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1 Samantha D. Gottlieb Department of Anthropology California State University The Patient Consumer Advocate Nexus The Marketing and Dissemination of Gardasil, th e Human Papillomavirus Vaccine, in the United States ______________________________________________________________________________ The 2006 availability of Merck's human papillomavirus (HPV) vaccine, Gardasil, in the United States provides an opportunity to examine the pharmaceutical company's creation of patient awareness for one of the most common sexually transmitted infections and its related cancer. In spite of the ubiquity of gynecological screening, prior to the vaccine's dissemination, most U.S. women were not familiar with either the infection or its association with cancer. Merck's role in e ncouraging a patient advocacy commu nity mimics existing breast cancer patient advocacy culture in the United S tates while also demonstrating marked popular culture differences between the two women's health concerns and their respective advocacy groups. T h is article draws on ethnographic fieldwork with an HPV/cervical cancer advocacy organization to demonstrate how the group and its members engaged in an activism of awareness that disavows larger political aims. [ HPV vaccine patient advocacy pharmaceutical marketing women's health cancer ] ______________________________________________________________________________ Introduction In the fall of 2007, 15 months after the U.S. Food and Drug Administration (FDA) approved the human papillomavirus (HPV) vaccine, Gardasil, a small cervical cancer/HPV advocacy organiza tion, the Cervical Cancer Group (CCG), held its first conference in a major east coast city. Women made the trip from all over the country. One of the founders, Gary, 1 opened the conference enthusiastically, "Today is the day you've asked for, and what you 've asked for is information." He repeatedly stressed the almost exclusively female audience's ownership of the conference and their entitlement to information, emphasizing the need to de stigmatize cervical cancer (CC). Renaming cervical cancer "cervix ca ncer" and invoking war metaphors, he argued cancer research required a broad attack and that cancer eradication efforts "need[ed] to have a prevention arm [and] the detection arm. And we have that [Pap smears] with cervix cancer. It's not a hundred percent ; we know it's not a hundred percent, but since the 1960s rates of cervix cancer have gone down." In spite of progress, he reminded the audience that the research efforts still had far to go. Alluding to the last 18 months of public debate about the availa bility of Gardasil and whether it should be required for girls starting at age 11, he set the tone of the conference: You're here, you're an example that it's [cancer reduction] not good enough. Imagine being able to stop the cancer before it starts ... W e have a situation [ Gardasil ] where we can make that the case. We can stop the cancer before it occurs. There seems to be politics associated with that. I don't want to get into politics on any of that but we can stop the cancer, and that's everything.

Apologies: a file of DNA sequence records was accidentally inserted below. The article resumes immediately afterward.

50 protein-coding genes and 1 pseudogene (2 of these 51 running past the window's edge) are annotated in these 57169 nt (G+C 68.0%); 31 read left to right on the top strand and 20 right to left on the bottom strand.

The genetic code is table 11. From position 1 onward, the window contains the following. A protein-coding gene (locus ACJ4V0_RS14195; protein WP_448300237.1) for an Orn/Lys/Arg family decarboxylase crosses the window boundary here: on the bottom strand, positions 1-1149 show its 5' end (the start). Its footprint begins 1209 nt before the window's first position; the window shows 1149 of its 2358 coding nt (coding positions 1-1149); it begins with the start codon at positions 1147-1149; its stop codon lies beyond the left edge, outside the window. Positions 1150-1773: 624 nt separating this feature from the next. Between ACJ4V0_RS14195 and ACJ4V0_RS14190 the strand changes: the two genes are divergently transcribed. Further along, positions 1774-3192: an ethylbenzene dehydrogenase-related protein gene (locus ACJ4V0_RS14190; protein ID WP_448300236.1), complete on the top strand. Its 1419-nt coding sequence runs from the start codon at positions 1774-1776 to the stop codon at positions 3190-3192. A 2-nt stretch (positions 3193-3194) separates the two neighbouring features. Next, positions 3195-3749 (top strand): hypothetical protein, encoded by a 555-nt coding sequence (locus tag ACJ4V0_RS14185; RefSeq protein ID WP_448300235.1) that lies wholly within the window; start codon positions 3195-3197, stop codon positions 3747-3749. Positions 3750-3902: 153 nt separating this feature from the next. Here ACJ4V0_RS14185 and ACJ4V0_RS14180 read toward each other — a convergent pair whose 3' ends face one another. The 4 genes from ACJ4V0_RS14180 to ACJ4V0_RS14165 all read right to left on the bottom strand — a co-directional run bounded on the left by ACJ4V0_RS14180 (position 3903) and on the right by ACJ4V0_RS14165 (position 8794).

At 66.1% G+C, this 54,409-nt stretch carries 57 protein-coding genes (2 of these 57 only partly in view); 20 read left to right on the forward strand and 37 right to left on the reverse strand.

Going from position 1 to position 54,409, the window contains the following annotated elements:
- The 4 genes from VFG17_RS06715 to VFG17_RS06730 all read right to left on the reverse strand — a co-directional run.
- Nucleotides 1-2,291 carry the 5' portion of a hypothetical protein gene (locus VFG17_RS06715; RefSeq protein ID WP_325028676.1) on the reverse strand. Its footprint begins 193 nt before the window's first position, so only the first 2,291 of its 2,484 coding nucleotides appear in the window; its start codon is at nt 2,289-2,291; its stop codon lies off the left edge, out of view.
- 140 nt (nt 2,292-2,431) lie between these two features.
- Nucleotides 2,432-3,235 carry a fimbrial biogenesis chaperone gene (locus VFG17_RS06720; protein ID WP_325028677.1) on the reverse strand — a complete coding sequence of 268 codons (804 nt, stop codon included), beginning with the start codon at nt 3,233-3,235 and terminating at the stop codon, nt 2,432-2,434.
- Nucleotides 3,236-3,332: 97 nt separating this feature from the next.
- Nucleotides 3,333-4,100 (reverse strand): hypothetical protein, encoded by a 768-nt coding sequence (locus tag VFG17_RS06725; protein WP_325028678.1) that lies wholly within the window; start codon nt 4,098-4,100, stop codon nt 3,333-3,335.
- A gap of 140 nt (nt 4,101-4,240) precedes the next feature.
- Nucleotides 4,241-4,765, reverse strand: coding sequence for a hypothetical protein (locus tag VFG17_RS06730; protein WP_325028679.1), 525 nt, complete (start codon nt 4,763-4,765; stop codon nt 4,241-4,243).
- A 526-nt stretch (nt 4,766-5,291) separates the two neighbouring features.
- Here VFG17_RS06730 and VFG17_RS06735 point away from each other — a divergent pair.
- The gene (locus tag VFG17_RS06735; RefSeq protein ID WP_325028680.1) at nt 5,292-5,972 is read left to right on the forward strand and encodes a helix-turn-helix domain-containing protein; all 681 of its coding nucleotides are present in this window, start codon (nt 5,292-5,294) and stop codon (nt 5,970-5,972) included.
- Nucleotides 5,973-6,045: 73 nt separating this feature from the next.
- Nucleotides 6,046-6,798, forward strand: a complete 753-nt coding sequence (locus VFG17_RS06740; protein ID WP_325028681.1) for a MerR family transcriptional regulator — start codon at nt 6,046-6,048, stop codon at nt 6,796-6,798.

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2 Gary tried to preempt discussion of proposed HPV vaccine school requirements that were widely discussed that year H e didn t need to, as many of the attendees were avid supporters, although almost none were eligible for the vaccine, approved for girls/wome n 9 26 years old. Gary directed the CCG to participate in a specific form of advocacy around CC and Gardasil, an "everyday" activism (Selleck 2010:123) of awareness, rather than a politically motivated activism. "Early detection saves lives. Early detectio n saves lives," he intoned. For him it was consciousness raising "advocacy work [that] matters." He beseeched everyone to "Communicate the message and get it out there" and incited the group to yell out, "Cancer Sucks!" When the crowd's response was not s ufficiently enthusiastic, he made the women repeat it with more gusto. In spite of Gary's (and thus the CCG's) deflection of politics, I will show that such rhetoric of awareness advocacy cannot be decoupled from the overtly political field of women's heal th, in which Gardasil, HPV, and CC are all implicated. Since early 2006, before Gardasil's U.S. approval, I have been intrigued by how Merck and Co., Inc. produced the convenient slippage that framed Gardasil as a cancer vaccine, rather than as a preventi ve for a ubiquitous and easily transmissible STI. Of the more than 40 sexually transmitted types of HPV, 13 types cause CC wh ereas other types cause genital warts. Men and women can both get HPV, which may lead to oral, cervical, anal, and much less often, penile cancers (Guiliano and Salmon 2008). A quadrivalent vaccine, Gardasil protects against genital wart causing HPV (6, 11) and two types (16, 18) associated with CC. Although HPV has no cure besides "watchful waiting" and is an extremely common difficult to prevent STI, mortality due to CC in the U nited S tates reflects other racial and socioeconomic health discrepancies and about 4 000 women die annually (Campbell et al. 2012; Singh 2012). These are also women who may have the greatest difficulty affording the most expensive vaccine on the market Gardasil confers some meaningful benefit to its recipients, but it fails to eliminate HPV related morbidities or the risk of CC entirely. The emphasis on cancer in Merck's marketing and in patient led ca mpaigns is worthy of deeper examination; i nteresting parallels emerge between the HPV/CC advocacy movement invigorated by Gardasil's availability and the U.S. breast cancer advocacy movement The staunchly apolitical and corporately complicit HP V/CC awar eness movement emulates a strand of breast cancer awareness bathed in (nonthreatening) pink Both movements are implicitly steeped in gender and health care politics, but corporate sponsorship and allegiance are not an inevitable outcome of health based so cial movements. Although such an alliance provided mainstream legitimization of CCG members' health experiences, it also produced an unproblematized and inter dependent relationship on a company whose marketing fail s to disseminate more accurate information about HPV/CC or the broader challenges of reducing the spread of HPV. A s I will show, the CCG embraced Merck's definition of empowerment and deliberately renounced political aims Despite nearly 50 years of scie ntific awareness of the link between HPV and CC (zur Hausen 1977 1996), the general public's knowledge of HPV appears to have been inconsistent before Gardasil. In a 1999 New Yorker a physician framed HPV as an infection almost no one knew about (Groopman 1999), a lacuna that endured through the initial availability of Gardasil (Zimet et al 2000 2005). Similarly, there is a paucity of social science literature on CC and HPV prior to the vaccine, with the exception of a few scholars (Casper and C larke 1998; Howson 1998 2001; Kaufert 2000 ; Kavanagh and Broom 1998). The marketing of Gardasil thus provided HPV's first mainstream representations.